A year after the pandemic onset, an upward trend in facility-based equipment purchases reflects confidence in the future of in-person visits
By Frank Long, MS
The pace of purchasing slowed during the COVID-19 pandemic onset more than 1 year ago, but things are different as the first quarter of 2021 winds down. Vaccinations are ramping up, and business restrictions are pulling back. Both developments presage a wave of face-to-face business gathering for outpatient PT clinics.
Pushing that wave forward is a renewed emphasis on facility-based equipment (valued at $500 or more) that will help therapists gear up to meet the needs of returning clientele. This scenario is based not on wishful thinking but rather on data gathered from the latest Physical Therapy Products reader survey. Responses to that survey reflect purchasing activities PT clinics have made so far in 2021 and projects the purchases they plan to make for 2022.
The survey data also reveal the total amount of money clinics budgeted for 2021 and respondents pointed to specific equipment that remains on their wish lists. They also noted whether their spending aimed to replace, upgrade, or make new equipment purchases.
Popular Purchases in 2021
The first quarter of 2021 is characterized by a surprisingly varied range of capital equipment purchases. Even as the pandemic spread quickly in the earliest days of 2021 a substantial number of survey participants (24%) indicated they had nonetheless moved forward with rehab and fitness equipment purchases, such as treadmills, ellipticals, and resistance machines. Purchases for aquatic therapy equipment were also popular with 19% of respondents indicating they had made purchases aimed at a category with a product mix of therapy pools and spas.
Growth in the aquatics category may have been boosted in part by an increasing number of smaller equipment entering the market. Among these downsized technologies are modular units, sometimes referred to as “chambers,” that accommodate one or two users and do not require new construction. The components are small enough to fit through a standard-sized doorway and, despite the smaller footprint, still provide desirable features such as underwater treadmills and resistance jets.
Other facility-based equipment purchases for the PT clinic popular with survey-takers include resistance equipment (16%). Software and pain modalities were both cited as purchases by 15% of respondents while 8% of respondents cited treatment tables. Purchases for safe patient handling equipment were reported by 7% of those who responded to the survey while 5% of participants indicated purchases for gait and balance equipment. Likewise, 7% of respondents indicated purchases for cold compression therapy systems.
Wish List for 2021
As the first quarter of 2021 draws down, the survey data suggests capital equipment purchases for the year are just beginning. Several indicators support this likely projection, including 19% of the survey’s participants who identified “Rehab and Fitness Equipment” as items they still hoped to acquire on their 2021 “wish lists.” Resistance equipment was identified as a 2021 wish list item among 15% of survey respondents followed by treatment tables (13%), gait and balance equipment (13%), and software (12%).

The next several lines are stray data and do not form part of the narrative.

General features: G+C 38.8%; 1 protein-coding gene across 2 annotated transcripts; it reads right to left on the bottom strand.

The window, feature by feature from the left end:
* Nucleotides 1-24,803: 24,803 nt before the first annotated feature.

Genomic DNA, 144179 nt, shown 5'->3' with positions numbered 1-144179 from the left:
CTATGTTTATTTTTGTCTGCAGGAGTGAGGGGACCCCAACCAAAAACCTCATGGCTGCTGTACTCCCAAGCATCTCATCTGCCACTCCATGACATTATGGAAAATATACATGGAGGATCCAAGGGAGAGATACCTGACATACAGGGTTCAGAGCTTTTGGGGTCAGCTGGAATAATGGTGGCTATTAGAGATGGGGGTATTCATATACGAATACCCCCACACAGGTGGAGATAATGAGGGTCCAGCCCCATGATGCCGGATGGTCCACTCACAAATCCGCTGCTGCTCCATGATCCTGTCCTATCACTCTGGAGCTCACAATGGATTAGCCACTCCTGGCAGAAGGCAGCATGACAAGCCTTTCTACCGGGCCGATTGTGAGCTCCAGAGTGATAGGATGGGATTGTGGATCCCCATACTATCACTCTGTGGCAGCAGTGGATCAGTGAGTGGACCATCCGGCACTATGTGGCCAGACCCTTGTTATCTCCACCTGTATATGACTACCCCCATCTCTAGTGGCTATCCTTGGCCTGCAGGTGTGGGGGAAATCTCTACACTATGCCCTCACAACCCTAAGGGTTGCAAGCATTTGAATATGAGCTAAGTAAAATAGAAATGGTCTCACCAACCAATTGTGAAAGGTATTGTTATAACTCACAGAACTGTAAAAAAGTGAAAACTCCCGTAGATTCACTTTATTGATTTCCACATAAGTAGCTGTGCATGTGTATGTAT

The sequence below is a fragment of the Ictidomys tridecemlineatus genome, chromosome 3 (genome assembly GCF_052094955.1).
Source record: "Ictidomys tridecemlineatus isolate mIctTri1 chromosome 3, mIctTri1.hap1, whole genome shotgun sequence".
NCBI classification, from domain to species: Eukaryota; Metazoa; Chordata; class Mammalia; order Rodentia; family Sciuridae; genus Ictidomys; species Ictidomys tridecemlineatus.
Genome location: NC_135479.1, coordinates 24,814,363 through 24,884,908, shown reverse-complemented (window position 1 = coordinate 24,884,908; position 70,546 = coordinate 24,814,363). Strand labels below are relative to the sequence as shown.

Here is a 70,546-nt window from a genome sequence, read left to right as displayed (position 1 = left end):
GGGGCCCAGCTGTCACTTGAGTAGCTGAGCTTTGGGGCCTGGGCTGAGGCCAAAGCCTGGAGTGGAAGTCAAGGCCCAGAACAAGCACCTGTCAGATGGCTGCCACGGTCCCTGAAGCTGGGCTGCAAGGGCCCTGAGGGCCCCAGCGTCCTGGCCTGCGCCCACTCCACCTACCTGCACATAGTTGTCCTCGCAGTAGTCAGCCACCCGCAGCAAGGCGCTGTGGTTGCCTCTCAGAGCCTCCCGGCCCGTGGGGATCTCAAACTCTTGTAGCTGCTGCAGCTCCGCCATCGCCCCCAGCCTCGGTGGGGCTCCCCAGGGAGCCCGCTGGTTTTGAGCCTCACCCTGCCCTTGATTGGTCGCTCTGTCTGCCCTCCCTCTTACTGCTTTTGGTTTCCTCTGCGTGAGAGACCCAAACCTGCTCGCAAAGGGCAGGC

Further breakdown of the survey data shows that 17% of participants placed treadmills, elliptical trainers, and stationary bicycles on their 2021 wish lists. Those items were followed by body weight support systems (14%), and ultrasound (11%) and balance management systems. Weight equipment (9%) and therapeutic laser equipment (9%) were also included on participants’ 2021 wish lists along with pain management modalities (8%), equipment for safe patient handling (6%) and beds/mattresses (4%).
Other popular items on the respondents’ wish lists were TENS (6%), e-stim technologies (6%), gait analysis systems (3%), and pulley systems (2%).
Funding does not appear to be a limiting factor for a majority of wish lists, with only 10% of those who participated in the survey stating that their 2021 budget had already been spent.
Upgrades, Replacements, First-Time Purchases
Old sayings such as, “Nothing good lasts forever,” or “Try it, you’ll like it,” are shaky justifications for purchase decisions, yet in reality things do break down or become obsolete. Our 2021 survey sought to understand how these dynamics affect the current climate of purchasing, so it posed the question: “Are your equipment purchases aimed at upgrades, replacements, or first-time purchases?” Responses to that question revealed that many purchases would be driven by a desire to have products with the latest functions and features, with 45% of survey-takers indicating their purchases were aimed at equipment upgrades.
While the desire to level up current equipment was robust, the lure of acquiring a brand new technology also remained strong. This was reflected by the 32% of respondents who indicated their capital expenditures would be directed at first-time equipment purchases. A smaller yet still substantial number of those who responded to the survey (23%) indicated that their purchases would be used to replace equipment that no longer functioned, was unsafe, or obsolete.